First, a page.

and various tangents involving implausible analogies and credit cards….
[Results of the Vote: 338 votes for, 281 against and four don’t knows]
For: William Right, Anthony Fry, Jennifer Moses
Against: Ken Livingstone, Tony Curzon Price, Aditya Chakrabortty
As the Chair acknowledged to me following the Intelligence Squared debate – ‘London Should Love Its Bankers’ may not have been the right statement to debate in the first place, nonetheless, the motion was carried.
According to those present last night – Not only should we stop blaming them, stop joking about hanging them, and bail them out when they mess up, we should also love our bankers. Perhaps the outcome would have been different if bankers, trainee bankers and partners of bankers and trainee bankers had withheld their votes.
Growing up, we didn’t have political debate in our household. The general mentality was – we know it all – don’t believe a word they say anyway – we’re on the same side in this house so there’s nothing to debate. My parents rarely read newspapers. The news was generally criticised for being too depressing ‘why can’t they report nice things?’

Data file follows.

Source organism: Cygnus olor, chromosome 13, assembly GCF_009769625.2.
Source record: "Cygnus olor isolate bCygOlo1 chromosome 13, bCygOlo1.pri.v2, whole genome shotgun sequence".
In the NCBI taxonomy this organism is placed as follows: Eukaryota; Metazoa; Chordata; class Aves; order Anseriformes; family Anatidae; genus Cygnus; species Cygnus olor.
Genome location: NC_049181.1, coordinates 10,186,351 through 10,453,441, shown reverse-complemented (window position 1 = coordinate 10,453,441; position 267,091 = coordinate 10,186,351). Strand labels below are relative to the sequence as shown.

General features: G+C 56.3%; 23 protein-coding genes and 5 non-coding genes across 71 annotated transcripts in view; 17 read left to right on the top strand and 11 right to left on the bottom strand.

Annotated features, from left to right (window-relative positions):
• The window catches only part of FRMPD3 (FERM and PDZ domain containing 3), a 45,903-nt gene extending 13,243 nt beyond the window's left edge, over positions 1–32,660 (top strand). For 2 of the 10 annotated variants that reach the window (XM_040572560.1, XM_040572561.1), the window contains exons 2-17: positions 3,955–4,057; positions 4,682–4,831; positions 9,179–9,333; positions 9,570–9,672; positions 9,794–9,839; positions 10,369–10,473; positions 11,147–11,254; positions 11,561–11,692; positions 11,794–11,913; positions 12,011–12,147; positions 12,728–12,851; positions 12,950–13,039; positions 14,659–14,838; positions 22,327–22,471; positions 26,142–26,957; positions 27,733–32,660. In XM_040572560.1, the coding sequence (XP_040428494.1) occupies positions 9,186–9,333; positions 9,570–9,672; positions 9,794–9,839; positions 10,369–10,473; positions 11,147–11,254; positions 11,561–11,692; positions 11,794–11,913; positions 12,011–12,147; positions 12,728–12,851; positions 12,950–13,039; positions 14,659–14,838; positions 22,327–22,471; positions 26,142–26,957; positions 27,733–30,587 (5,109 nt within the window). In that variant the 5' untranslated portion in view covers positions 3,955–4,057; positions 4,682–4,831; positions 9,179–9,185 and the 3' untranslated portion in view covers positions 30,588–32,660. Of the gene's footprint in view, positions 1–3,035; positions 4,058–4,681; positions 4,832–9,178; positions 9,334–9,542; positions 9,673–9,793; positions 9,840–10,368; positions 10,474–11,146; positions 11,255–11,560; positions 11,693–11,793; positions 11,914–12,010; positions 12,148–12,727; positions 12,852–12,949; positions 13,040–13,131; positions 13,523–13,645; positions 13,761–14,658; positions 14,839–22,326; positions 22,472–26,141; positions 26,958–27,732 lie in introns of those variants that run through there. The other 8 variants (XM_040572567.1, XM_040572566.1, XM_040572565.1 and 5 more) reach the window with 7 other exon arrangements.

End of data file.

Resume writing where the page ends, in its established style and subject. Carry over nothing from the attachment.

So when I tried my ‘the credit card analogy is bullshit’ argument on my mum the other day she was a bit taken aback by my passion and told me to calm down. I suggested (declared) she had become a Tory – apparently that’s not the case and she’s still LibDem (if only they were).
The problem with heated debates between me and my mum is that neither of us knows what we are talking about. So I relished the opportunity to try it out on an expert last night.
I went to the debate because I’m looking for a more nuanced discussion than I can get through consuming the standard fare of political rhetoric, and because I want to know more from both sides. I’m still cultivating my own political views – the process began when I started making my solo show ‘Opposition’ two years ago. I was angry about not being able to care about voting for any of the political parties, frustrated by the fact that when they speak they rarely communicate. Not much has changed.